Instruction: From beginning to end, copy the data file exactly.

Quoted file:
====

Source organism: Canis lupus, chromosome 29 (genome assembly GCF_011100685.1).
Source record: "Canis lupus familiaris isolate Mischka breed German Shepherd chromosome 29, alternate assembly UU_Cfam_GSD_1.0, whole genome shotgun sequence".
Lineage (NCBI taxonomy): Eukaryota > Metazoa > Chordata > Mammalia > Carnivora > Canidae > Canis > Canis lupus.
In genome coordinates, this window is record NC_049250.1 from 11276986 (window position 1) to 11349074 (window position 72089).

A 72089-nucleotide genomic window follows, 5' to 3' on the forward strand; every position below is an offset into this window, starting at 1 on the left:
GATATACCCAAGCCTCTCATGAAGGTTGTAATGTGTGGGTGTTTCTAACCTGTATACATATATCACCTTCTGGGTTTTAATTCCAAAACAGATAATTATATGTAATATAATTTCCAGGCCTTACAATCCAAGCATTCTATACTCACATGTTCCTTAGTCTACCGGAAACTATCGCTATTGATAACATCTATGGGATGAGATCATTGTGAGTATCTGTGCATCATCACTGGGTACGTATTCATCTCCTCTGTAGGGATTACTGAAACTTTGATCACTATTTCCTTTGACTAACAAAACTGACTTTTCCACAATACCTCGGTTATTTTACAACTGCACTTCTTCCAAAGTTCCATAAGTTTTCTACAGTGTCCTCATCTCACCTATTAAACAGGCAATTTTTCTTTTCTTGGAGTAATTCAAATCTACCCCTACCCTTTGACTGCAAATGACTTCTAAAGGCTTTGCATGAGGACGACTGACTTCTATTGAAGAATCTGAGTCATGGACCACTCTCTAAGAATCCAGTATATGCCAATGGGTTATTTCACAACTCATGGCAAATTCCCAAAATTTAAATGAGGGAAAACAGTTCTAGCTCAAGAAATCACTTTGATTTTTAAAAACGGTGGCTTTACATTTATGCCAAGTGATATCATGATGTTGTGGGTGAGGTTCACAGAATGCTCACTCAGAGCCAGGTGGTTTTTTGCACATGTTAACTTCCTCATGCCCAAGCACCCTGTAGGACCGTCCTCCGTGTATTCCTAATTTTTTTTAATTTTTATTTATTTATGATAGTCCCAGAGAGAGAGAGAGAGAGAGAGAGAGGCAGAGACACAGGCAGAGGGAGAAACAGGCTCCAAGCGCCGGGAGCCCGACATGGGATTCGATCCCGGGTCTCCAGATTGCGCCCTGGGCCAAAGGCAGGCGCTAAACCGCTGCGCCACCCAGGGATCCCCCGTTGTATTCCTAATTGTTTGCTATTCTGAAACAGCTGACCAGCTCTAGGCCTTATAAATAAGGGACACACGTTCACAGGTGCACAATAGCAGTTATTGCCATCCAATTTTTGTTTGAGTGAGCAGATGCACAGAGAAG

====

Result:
Source organism: Canis lupus, chromosome 29 (genome assembly GCF_011100685.1).
Source record: "Canis lupus familiaris isolate Mischka breed German Shepherd chromosome 29, alternate assembly UU_Cfam_GSD_1.0, whole genome shotgun sequence".
Lineage (NCBI taxonomy): Eukaryota > Metazoa > Chordata > Mammalia > Carnivora > Canidae > Canis > Canis lupus.
In genome coordinates, this window is record NC_049250.1 from 11276986 (window position 1) to 11349074 (window position 72089).

A 72089-nucleotide genomic window follows, 5' to 3' on the forward strand; every position below is an offset into this window, starting at 1 on the left:
GATATACCCAAGCCTCTCATGAAGGTTGTAATGTGTGGGTGTTTCTAACCTGTATACATATATCACCTTCTGGGTTTTAATTCCAAAACAGATAATTATATGTAATATAATTTCCAGGCCTTACAATCCAAGCATTCTATACTCACATGTTCCTTAGTCTACCGGAAACTATCGCTATTGATAACATCTATGGGATGAGATCATTGTGAGTATCTGTGCATCATCACTGGGTACGTATTCATCTCCTCTGTAGGGATTACTGAAACTTTGATCACTATTTCCTTTGACTAACAAAACTGACTTTTCCACAATACCTCGGTTATTTTACAACTGCACTTCTTCCAAAGTTCCATAAGTTTTCTACAGTGTCCTCATCTCACCTATTAAACAGGCAATTTTTCTTTTCTTGGAGTAATTCAAATCTACCCCTACCCTTTGACTGCAAATGACTTCTAAAGGCTTTGCATGAGGACGACTGACTTCTATTGAAGAATCTGAGTCATGGACCACTCTCTAAGAATCCAGTATATGCCAATGGGTTATTTCACAACTCATGGCAAATTCCCAAAATTTAAATGAGGGAAAACAGTTCTAGCTCAAGAAATCACTTTGATTTTTAAAAACGGTGGCTTTACATTTATGCCAAGTGATATCATGATGTTGTGGGTGAGGTTCACAGAATGCTCACTCAGAGCCAGGTGGTTTTTTGCACATGTTAACTTCCTCATGCCCAAGCACCCTGTAGGACCGTCCTCCGTGTATTCCTAATTTTTTTTAATTTTTATTTATTTATGATAGTCCCAGAGAGAGAGAGAGAGAGAGAGAGAGGCAGAGACACAGGCAGAGGGAGAAACAGGCTCCAAGCGCCGGGAGCCCGACATGGGATTCGATCCCGGGTCTCCAGATTGCGCCCTGGGCCAAAGGCAGGCGCTAAACCGCTGCGCCACCCAGGGATCCCCCGTTGTATTCCTAATTGTTTGCTATTCTGAAACAGCTGACCAGCTCTAGGCCTTATAAATAAGGGACACACGTTCACAGGTGCACAATAGCAGTTATTGCCATCCAATTTTTGTTTGAGTGAGCAGATGCACAGAGAAG